The A1C changes in each group remained statistically significant (P < 0.001). The results follow a similar pattern to previous analyses, although the A1C reductions were larger for the “New Combination” group as opposed to the “Monotherapy” and “Augment/Switch” groups. For example, across the 16-, 26-, and 52-week endpoints in the ITT analysis (Table 4), the mean reduction in A1C was between −0.34% to −0.41% for the newly treated colesevelam HCL monotherapy group, -0.31% to −0.36% for the colesevelam HCL augment or switch group, and −0.82% to −0.90% for the newly treated group that included colesevelam HCL combined with another medication. Similarly, in the on-treatment analysis (Table 5), the mean reduction in A1C was between −0.35% to −0.43% for the newly treated colesevelam HCL monotherapy group, -0.40% to −0.45% for the colesevelam HCL augment or switch group, and −1.03% to −1.18% for the newly treated group that included colesevelam HCL combined with another medication. Comparing the ITT results with the on-treatment results, only modest differences in the magnitude of the A1C change were observed. Further, the mean change in A1C was relatively consistent over time for both the ITT and the on-treatment analyses.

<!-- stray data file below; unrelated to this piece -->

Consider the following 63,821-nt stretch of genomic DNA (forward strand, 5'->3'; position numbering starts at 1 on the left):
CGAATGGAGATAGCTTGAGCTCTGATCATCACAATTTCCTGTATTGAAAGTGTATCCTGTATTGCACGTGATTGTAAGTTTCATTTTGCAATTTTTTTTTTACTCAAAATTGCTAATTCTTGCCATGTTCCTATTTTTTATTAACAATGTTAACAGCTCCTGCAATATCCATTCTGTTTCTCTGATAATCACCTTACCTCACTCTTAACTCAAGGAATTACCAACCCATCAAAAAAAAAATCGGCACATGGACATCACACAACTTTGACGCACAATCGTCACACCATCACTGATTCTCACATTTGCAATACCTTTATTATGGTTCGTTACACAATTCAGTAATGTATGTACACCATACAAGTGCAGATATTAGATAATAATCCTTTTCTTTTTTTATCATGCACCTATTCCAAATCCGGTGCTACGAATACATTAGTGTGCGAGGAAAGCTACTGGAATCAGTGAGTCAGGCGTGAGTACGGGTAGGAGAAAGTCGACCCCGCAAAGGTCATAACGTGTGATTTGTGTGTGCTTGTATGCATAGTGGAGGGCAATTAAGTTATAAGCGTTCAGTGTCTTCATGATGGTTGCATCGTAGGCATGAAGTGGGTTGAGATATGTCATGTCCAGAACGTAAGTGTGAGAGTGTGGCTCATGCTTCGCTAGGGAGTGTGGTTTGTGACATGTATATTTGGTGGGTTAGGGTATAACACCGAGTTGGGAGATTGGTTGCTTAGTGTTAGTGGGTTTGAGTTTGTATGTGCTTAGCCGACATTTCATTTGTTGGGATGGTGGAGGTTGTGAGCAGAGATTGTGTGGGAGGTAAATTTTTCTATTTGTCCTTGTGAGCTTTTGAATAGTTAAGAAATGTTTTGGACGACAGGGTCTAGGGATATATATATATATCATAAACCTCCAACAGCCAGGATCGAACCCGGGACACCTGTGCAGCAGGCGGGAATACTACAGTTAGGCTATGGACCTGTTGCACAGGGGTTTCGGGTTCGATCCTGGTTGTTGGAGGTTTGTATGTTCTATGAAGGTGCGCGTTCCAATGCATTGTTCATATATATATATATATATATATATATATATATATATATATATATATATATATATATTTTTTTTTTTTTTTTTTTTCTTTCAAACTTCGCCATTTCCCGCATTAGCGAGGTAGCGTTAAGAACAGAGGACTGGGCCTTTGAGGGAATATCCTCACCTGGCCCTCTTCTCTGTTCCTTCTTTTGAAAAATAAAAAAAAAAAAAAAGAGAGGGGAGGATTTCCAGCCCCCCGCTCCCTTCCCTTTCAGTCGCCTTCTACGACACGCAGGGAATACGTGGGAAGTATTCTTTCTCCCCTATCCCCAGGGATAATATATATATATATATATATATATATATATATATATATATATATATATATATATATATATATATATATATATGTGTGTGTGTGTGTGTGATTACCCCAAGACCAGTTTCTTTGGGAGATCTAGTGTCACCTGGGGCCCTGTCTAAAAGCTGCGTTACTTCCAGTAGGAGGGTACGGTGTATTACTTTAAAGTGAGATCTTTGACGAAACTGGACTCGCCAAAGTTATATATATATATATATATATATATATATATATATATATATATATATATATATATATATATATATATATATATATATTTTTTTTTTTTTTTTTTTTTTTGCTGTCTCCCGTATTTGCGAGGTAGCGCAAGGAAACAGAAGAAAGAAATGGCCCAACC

In this analysis of real-world use of colesevelam HCL, we observed a mean reduction in A1C of 0.47% at 16-weeks, 0.44% at 26-weeks, and 0.46% at 52-weeks using a conservative ITT approach. These analyses support the real-world benefits of colesevelam HCL for managing diabetes and can be compared with clinical trials, where A1C improved by 0.3% to 0.4% over 16- to 26-weeks with colesevelam HCL, as compared with an increase of approximately 0.1% to 0.2% for placebo (placebo-adjusted treatment difference of 0.50% to 0.54%)[1012].